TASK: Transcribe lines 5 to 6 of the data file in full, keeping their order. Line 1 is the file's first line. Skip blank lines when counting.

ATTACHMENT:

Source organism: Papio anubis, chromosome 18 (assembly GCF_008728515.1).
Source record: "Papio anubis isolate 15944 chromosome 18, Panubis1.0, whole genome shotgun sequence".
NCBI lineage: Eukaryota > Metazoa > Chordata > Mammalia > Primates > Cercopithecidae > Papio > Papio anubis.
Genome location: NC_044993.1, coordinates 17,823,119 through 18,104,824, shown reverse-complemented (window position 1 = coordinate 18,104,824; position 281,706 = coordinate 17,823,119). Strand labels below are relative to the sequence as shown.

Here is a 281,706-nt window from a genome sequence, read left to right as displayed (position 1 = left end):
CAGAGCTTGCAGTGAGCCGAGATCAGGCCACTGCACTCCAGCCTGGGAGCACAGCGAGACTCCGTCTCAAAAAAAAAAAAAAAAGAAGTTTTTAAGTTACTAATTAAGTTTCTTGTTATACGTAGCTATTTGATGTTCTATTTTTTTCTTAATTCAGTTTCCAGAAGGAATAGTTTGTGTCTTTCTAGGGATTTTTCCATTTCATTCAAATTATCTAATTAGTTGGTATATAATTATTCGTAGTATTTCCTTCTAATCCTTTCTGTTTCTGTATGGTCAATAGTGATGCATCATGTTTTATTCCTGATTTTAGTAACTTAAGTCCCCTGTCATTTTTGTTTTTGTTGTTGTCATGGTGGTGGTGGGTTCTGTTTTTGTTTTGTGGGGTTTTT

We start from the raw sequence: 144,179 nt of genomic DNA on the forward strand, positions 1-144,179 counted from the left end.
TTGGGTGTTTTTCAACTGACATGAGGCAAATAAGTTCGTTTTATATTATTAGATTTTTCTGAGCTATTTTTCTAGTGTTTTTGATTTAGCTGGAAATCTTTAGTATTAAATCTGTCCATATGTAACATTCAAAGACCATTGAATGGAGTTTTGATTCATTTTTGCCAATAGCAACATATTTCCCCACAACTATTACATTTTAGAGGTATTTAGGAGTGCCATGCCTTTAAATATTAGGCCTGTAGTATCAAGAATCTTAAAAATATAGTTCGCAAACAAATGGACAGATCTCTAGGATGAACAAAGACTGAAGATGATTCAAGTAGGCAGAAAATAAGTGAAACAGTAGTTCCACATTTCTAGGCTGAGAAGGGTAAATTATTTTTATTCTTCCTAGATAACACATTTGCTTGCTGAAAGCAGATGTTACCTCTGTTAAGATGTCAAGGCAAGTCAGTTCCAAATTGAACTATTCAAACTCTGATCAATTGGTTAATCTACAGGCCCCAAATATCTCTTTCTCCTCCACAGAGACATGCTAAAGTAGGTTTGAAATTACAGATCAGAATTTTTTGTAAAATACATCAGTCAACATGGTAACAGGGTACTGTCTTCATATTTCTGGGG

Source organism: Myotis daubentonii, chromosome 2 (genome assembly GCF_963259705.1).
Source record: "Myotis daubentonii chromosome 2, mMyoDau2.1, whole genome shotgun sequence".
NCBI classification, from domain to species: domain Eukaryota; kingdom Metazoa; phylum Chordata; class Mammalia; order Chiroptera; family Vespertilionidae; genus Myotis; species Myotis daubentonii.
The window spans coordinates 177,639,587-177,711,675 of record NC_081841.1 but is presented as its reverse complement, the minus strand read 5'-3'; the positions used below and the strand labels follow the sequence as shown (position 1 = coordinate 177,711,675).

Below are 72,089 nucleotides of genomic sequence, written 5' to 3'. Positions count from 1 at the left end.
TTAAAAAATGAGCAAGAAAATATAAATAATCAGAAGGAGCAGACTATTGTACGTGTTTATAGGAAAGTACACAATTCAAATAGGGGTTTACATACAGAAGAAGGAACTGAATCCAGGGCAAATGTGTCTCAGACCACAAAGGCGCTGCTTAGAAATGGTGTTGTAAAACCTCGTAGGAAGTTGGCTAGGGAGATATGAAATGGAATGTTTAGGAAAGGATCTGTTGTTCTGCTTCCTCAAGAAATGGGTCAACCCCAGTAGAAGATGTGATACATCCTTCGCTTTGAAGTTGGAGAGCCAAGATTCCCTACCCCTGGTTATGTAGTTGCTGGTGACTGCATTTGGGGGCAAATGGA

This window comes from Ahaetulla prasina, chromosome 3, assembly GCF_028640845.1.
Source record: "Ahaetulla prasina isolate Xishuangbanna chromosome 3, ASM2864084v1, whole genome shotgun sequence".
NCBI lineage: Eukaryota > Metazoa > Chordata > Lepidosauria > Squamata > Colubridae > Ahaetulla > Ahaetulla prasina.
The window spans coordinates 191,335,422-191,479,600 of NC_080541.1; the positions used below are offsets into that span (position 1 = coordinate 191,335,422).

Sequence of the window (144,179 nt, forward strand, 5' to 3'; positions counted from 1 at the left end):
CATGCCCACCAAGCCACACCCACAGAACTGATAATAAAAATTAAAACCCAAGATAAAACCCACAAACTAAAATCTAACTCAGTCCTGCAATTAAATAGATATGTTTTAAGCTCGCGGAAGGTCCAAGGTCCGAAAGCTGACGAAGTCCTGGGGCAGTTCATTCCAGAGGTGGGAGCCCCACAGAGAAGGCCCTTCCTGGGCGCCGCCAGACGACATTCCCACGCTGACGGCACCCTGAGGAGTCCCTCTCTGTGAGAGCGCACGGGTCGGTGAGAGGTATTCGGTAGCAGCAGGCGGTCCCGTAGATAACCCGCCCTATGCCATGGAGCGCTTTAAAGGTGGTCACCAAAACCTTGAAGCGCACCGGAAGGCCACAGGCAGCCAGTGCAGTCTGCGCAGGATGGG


Here is a 281,706-nt window from a genome sequence, read left to right as displayed (position 1 = left end):
CAGAGCTTGCAGTGAGCCGAGATCAGGCCACTGCACTCCAGCCTGGGAGCACAGCGAGACTCCGTCTCAAAAAAAAAAAAAAAAGAAGTTTTTAAGTTACTAATTAAGTTTCTTGTTATACGTAGCTATTTGATGTTCTATTTTTTTCTTAATTCAGTTTCCAGAAGGAATAGTTTGTGTCTTTCTAGGGATTTTTCCATTTCATTCAAATTATCTAATTAGTTGGTATATAATTATTCGTAGTATTTCCTTCTAATCCTTTCTGTTTCTGTATGGTCAATAGTGATGCATCATGTTTTATTCCTGATTTTAGTAACTTAAGTCCCCTGTCATTTTTGTTTTTGTTGTTGTCATGGTGGTGGTGGGTTCTGTTTTTGTTTTGTGGGGTTTTT